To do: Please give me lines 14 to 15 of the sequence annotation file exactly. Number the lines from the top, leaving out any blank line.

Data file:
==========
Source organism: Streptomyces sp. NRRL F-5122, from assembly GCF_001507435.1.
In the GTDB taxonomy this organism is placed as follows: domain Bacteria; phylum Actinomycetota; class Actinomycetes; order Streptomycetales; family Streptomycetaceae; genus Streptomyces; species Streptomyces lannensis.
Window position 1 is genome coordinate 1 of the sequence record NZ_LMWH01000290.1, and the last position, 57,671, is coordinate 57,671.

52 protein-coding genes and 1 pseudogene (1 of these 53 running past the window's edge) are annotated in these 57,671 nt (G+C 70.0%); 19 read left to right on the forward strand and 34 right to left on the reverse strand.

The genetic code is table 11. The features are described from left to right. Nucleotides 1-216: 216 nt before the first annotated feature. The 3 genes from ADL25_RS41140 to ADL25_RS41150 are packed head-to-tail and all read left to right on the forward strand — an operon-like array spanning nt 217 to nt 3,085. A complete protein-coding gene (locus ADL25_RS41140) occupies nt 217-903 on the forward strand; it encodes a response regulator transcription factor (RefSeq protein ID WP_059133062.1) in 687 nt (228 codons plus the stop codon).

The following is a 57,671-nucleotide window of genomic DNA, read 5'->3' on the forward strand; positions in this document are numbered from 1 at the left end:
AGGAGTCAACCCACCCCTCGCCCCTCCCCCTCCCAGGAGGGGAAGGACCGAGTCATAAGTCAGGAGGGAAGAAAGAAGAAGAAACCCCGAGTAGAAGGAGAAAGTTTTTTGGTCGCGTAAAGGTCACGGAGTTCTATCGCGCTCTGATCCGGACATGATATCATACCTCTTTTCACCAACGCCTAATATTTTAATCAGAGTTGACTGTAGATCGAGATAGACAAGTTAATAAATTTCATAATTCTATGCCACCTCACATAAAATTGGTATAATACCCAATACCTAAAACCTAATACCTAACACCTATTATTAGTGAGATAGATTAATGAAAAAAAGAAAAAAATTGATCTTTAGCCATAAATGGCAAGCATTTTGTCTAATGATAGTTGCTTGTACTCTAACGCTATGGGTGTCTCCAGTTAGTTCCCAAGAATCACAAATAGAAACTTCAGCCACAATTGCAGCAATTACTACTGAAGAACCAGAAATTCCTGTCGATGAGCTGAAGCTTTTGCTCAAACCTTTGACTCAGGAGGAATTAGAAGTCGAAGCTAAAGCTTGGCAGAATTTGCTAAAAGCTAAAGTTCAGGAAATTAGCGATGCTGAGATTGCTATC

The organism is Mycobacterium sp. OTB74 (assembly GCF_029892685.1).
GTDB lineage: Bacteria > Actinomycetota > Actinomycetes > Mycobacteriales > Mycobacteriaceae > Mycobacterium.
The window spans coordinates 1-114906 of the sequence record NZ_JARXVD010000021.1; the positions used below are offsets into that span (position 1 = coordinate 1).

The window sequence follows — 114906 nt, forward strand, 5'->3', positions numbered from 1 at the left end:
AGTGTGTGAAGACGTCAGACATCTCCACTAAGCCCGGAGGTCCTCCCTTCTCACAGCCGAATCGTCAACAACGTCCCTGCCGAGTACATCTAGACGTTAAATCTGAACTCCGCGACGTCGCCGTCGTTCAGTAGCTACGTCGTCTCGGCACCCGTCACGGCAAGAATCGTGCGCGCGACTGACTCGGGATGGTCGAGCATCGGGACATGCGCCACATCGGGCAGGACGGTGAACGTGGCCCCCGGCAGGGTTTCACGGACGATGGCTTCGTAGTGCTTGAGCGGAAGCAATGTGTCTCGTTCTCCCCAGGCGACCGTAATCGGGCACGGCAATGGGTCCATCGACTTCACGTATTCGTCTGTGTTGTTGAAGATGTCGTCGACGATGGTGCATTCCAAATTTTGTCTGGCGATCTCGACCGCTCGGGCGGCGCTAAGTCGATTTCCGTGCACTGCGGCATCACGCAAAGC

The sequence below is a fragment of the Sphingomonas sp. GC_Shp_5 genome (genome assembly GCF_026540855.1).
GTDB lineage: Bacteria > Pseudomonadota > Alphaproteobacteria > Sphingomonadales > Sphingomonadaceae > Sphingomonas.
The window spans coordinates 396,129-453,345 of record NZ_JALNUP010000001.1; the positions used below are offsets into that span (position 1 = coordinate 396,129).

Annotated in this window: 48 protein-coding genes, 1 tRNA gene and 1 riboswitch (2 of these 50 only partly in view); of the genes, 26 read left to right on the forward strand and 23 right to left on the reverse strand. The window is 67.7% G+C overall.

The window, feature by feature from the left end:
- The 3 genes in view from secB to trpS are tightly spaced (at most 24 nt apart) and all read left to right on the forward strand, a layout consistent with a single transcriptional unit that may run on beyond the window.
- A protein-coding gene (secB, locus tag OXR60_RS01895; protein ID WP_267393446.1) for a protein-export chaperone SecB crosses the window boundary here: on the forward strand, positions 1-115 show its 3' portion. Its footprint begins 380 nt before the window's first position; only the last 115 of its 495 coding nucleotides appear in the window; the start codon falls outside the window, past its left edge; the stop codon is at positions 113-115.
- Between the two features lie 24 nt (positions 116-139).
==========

GTDB lineage: Bacteria > Pseudomonadota > Alphaproteobacteria > Sphingomonadales > Sphingomonadaceae > Sphingomonas.
The window spans coordinates 396,129-453,345 of record NZ_JALNUP010000001.1; the positions used below are offsets into that span (position 1 = coordinate 396,129).